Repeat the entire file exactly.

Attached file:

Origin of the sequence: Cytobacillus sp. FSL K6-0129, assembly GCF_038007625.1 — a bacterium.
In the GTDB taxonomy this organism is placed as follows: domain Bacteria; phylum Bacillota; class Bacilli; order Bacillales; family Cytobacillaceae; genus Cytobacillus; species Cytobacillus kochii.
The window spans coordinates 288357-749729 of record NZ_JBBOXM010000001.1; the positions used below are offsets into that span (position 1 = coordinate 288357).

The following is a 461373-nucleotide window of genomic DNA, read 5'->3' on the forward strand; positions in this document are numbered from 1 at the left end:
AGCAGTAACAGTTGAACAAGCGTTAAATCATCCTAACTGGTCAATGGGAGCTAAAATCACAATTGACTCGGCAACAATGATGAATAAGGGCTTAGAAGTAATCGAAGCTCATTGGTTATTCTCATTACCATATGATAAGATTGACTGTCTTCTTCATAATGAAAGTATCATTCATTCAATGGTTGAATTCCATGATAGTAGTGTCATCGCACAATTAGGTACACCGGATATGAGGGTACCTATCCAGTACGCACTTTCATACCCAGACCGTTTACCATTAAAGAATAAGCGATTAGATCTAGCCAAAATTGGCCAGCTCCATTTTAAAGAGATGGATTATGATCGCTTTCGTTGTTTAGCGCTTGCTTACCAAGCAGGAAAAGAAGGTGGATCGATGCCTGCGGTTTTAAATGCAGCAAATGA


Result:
Origin of the sequence: Cytobacillus sp. FSL K6-0129, assembly GCF_038007625.1 — a bacterium.
In the GTDB taxonomy this organism is placed as follows: domain Bacteria; phylum Bacillota; class Bacilli; order Bacillales; family Cytobacillaceae; genus Cytobacillus; species Cytobacillus kochii.
The window spans coordinates 288357-749729 of record NZ_JBBOXM010000001.1; the positions used below are offsets into that span (position 1 = coordinate 288357).

The following is a 461373-nucleotide window of genomic DNA, read 5'->3' on the forward strand; positions in this document are numbered from 1 at the left end:
AGCAGTAACAGTTGAACAAGCGTTAAATCATCCTAACTGGTCAATGGGAGCTAAAATCACAATTGACTCGGCAACAATGATGAATAAGGGCTTAGAAGTAATCGAAGCTCATTGGTTATTCTCATTACCATATGATAAGATTGACTGTCTTCTTCATAATGAAAGTATCATTCATTCAATGGTTGAATTCCATGATAGTAGTGTCATCGCACAATTAGGTACACCGGATATGAGGGTACCTATCCAGTACGCACTTTCATACCCAGACCGTTTACCATTAAAGAATAAGCGATTAGATCTAGCCAAAATTGGCCAGCTCCATTTTAAAGAGATGGATTATGATCGCTTTCGTTGTTTAGCGCTTGCTTACCAAGCAGGAAAAGAAGGTGGATCGATGCCTGCGGTTTTAAATGCAGCAAATGA